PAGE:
Perhaps what the personal photograph is – is the nudge in the right direction of fond memories, the recollection of our memories as if we need an aid to draw from our mind what went before – the association’s of feeling we felt when we reflect back on that period captured, frozen in time. The photograph is a true dichotomy – a representation of what existed in time visually at that precise moment in that precise field of view, yet on the other hand it’s a reality which ceases to exist. Maybe it reinforces our minds ability to only remember happy & good times, creating the reality of the past through our photographs, perhaps selectively remembering only what we wish to.
The holiday snap is good example – we rarely take photographs of the mundane in our everyday existence yet why do we feel the urge to take photographs on our holidays, is it purely to remember? …if so why do some of us equally feel that we then need to display, share and publicise our photographs, the modern equivalent would probably be posting on facebook to relative strangers? …Is it purely a means to communicate with others and to share? …Or is it a form of status & ego? The Japanese are known for going to great lengths to have themselves in every photograph in front of numerous landmarks – as if it’s proof they require, a validity of their keepsakes – but again whom is it for? …maybe certainly in the western world it’s just part of our every growing need to consume… we view & consume images endlessly every single day without us giving it a second thought, we are bombarded visually with adverts and yet we always wish to consume more & more of them. Every image is uniquely different, yet certain patterns start to emerge throughout all our photographs.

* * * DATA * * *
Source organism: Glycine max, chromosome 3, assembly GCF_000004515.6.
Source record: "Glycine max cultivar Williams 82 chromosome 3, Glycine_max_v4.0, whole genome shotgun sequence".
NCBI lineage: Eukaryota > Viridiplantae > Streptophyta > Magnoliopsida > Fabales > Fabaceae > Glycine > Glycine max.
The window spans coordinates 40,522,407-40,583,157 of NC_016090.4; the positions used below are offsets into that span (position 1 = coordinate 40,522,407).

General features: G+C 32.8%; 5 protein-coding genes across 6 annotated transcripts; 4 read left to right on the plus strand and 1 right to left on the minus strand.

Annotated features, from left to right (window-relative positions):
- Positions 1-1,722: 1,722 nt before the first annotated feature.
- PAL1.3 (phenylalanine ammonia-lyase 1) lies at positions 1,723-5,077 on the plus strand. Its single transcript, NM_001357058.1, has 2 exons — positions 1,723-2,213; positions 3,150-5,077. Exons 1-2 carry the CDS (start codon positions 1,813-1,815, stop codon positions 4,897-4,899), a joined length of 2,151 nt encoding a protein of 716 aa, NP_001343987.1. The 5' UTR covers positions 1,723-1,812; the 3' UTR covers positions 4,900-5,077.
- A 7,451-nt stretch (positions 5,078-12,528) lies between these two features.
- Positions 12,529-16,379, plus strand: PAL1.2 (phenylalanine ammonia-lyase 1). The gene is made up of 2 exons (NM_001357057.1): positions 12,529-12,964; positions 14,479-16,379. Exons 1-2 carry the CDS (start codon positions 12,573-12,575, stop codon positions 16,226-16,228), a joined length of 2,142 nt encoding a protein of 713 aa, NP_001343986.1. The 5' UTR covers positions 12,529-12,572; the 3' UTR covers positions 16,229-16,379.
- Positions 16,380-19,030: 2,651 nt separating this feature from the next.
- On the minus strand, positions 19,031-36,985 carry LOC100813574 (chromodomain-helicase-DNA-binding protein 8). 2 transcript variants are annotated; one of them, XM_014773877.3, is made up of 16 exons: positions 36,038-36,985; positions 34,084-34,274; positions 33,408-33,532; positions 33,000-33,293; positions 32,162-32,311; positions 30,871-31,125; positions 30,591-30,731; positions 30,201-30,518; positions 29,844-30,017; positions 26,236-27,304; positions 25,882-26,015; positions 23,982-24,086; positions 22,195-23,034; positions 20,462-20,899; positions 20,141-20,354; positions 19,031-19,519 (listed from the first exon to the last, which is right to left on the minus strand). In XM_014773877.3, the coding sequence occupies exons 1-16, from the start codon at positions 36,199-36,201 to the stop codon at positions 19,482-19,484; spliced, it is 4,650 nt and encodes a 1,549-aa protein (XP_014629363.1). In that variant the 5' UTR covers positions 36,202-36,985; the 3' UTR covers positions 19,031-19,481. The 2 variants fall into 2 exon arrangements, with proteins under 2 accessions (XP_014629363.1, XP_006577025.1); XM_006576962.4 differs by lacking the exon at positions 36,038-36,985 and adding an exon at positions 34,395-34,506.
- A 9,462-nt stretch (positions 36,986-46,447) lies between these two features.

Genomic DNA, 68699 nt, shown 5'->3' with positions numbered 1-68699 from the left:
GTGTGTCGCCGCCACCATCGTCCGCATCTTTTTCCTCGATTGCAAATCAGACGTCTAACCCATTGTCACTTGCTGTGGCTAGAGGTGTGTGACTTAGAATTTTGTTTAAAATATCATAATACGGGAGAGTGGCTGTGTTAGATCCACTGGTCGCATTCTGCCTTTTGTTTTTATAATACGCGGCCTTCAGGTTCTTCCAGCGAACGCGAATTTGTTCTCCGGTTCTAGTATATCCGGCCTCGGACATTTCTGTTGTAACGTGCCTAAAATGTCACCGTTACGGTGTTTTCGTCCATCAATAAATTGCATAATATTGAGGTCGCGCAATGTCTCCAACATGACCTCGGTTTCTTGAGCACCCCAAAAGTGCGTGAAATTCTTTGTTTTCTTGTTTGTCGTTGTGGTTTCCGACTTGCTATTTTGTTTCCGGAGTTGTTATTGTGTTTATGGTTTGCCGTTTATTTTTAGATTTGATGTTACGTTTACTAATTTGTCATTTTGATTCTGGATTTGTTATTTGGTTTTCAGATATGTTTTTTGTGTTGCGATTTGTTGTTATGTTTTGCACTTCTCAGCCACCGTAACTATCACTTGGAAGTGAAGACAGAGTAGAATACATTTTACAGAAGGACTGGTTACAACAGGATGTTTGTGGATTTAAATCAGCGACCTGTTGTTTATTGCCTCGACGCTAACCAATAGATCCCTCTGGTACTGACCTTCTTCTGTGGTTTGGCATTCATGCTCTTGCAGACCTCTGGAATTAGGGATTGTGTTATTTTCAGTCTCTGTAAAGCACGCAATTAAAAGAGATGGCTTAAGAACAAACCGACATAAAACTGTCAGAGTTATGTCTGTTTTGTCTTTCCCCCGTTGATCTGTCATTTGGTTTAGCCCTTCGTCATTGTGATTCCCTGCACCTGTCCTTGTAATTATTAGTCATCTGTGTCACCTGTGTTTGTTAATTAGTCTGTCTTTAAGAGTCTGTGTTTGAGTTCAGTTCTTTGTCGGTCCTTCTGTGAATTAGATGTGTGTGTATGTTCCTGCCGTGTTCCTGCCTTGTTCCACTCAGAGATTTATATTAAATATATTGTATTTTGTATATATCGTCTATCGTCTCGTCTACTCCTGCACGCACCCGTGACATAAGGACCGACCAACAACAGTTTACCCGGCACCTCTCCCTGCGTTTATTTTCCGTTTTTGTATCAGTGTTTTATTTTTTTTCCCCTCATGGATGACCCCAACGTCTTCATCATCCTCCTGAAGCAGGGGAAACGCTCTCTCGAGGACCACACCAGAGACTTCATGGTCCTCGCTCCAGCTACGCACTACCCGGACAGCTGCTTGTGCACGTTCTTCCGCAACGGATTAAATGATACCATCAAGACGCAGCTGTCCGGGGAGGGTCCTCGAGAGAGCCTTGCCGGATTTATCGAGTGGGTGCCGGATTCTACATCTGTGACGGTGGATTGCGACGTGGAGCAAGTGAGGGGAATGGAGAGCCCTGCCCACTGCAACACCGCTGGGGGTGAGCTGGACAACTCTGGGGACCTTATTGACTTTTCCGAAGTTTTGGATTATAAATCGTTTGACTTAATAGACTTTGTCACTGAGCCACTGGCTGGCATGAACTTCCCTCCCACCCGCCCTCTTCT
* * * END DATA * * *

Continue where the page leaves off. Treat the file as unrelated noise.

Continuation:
Has anyone ever lamented – I never wish to see a photograph again! ……It would be almost near impossible in the modern world, unless you live in the jungle and didn’t wish to own a passport either!
The ambivalence of the photograph is also problematic, yes – it records what stood before it – it’s very essence and make-up of the camera obscura, yet at the same time can only ever be a visual representation – the fact that images can be belie as to the meaning of the truth of what was, whether through manipulation or only ever telling part of the story… only adds further to conundrum of the meaning of the photograph.
Taken from her essays – ‘On Photography’ – Susan Sontag wrote…
“To take a photograph is to participate in another person’s mortality, vulnerability, mutability. Precisely by slicing out this moment and freezing it, all photographs testify to time’s relentless melt”
If you’ve got this far – then well done! …I’ve probably been a bit self indulgent today, harking back to my old days at uni… but it never hurts to question anything in life, even if there is no definitive answer.
So despite all the theorising and questions raised… I will conclude with the reason why I love personally being a photographer, (and perhaps why we all love taking photographs) …is to evoke emotional responses to my images – and at the end of the day if it makes us and others smile for many years to come & beyond, then it can only ever be a thing of enjoyment, beauty, curiosity and wonderment. If it is simply that – then hey, we should all embrace it and take even more photographs!
Let me know what you think?